After reading the fourth chapter heading of Consider, the first definition of worldview that came to my mind was “view of the world” just from a literary perspective. The co-authors defined worldview as “a framework a person brings to decision-making” (Weider & Gutierrez, 2011, p.51).
Everyone has a worldview with main characteristics that are ever changing. Different sources influence this framework such as parenting, friendship, telecommunication or internet media, educational and religious sectors. Hindson and Caner (2008) propose standardization methods of worldview are measured either by emotions and feelings, socialism, or the truth (Hindson & Caner, 2008, p.499). Recognition of a person’s worldview can be found based on ones answer to several reality questions surrounding God (origin), human nature (identity), reality (meaning/purpose), after life (destiny), values (morality or ethics).
My own definition of worldview is set of beliefs about the most important issues in life and my reaction to it. While in agreement with Jeff Baldwin’s eyeglass concept, I choose to compare my Christian worldview to an internal navigational system. When I am lost and need to be found, Christ is omnipresent. He knows my location and guides me into another direction. “It’s a roadmap, a guide for getting around in life, for interpreting reality, and for making choices” (The Importance of Worldview, 2011, p.11). Hopefully my final destination will be in the “city of gold, as clear as glass” (NLT, Revelation, 21:18).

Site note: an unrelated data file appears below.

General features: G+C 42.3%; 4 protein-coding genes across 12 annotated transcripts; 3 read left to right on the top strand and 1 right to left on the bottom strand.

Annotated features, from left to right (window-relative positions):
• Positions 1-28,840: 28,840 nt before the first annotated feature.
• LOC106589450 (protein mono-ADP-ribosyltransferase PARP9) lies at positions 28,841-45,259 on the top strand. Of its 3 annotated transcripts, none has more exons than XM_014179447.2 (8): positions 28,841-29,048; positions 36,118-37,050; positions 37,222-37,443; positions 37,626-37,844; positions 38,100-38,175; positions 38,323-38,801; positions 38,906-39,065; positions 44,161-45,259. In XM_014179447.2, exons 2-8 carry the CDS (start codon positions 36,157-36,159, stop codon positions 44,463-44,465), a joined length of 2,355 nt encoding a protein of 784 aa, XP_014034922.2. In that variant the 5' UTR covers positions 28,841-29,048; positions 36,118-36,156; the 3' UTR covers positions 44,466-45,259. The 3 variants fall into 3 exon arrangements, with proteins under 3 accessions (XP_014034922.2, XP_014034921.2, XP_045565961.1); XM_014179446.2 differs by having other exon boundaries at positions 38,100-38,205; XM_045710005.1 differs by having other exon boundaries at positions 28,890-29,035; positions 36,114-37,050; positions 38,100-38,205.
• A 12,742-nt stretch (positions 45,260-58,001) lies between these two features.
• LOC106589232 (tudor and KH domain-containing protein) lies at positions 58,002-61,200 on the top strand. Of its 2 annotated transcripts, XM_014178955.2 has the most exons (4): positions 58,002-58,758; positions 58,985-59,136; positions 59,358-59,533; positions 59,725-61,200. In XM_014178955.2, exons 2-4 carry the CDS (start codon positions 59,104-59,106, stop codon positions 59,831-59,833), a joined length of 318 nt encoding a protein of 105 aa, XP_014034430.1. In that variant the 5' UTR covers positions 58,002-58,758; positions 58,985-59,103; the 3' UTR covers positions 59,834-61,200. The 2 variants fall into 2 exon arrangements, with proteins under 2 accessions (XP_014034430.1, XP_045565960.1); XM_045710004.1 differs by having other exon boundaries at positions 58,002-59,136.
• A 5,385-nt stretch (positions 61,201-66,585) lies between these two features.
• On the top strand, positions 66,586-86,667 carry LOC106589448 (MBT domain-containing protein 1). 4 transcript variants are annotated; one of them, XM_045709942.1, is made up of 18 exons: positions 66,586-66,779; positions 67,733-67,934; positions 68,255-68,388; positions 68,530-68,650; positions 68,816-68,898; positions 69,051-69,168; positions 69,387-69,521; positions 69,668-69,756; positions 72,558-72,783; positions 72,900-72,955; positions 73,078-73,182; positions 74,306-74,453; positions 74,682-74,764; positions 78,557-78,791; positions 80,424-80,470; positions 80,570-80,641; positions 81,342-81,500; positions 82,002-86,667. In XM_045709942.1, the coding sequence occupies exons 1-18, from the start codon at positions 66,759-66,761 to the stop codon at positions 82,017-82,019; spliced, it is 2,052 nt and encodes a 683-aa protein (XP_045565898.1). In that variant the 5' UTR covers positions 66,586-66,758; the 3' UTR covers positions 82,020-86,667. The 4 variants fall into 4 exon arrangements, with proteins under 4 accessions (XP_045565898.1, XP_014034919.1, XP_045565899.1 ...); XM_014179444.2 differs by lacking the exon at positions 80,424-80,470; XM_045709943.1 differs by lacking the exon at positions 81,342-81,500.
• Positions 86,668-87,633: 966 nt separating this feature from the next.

The Question of Origin
As the first book of the Old Testament convey, Genesis, and its Greek meaning “in the beginning,” life originated with God in the Garden of Eden. According to the Scripture, Lord God produced the “heavens and the earth” (NLT, Genesis, 1:1) and all things Ex Nihilo including Adam and Eve created in his image. Mankind was composed from dust of the ground God “breathed life” into our ancestor’s nostrils making one a “living soul” (NLT, Genesis 2:7). However, at death, our bodies will be returned to the earth (NLT, Ecc. 12:7).
In Consider, the authors list Naturalism, Pantheism, and Theism as the three main primary classifications of worldview. From a Christian worldview perspective, the universe was created from a supernatural design and ruled by a monotheistic God. Other classifications of worldview discredits this design phases, and many feel as though the universe was conceived by an “impersonal force” (pantheists) or a scientific creation through evolution (naturalists). Secular humanists supports naturalism however believes God is a figment of human’s imagination and “that man is created good and thus can will himself to being better” (Hindson, 2008, p.47).
The Question of Identity
Who am I? I am a child of God, a fellow heiress of Christ, created in “the image and likeness of God” (NLT, Genesis, 1:26). Not only by physical traits, the Homo sapiens species...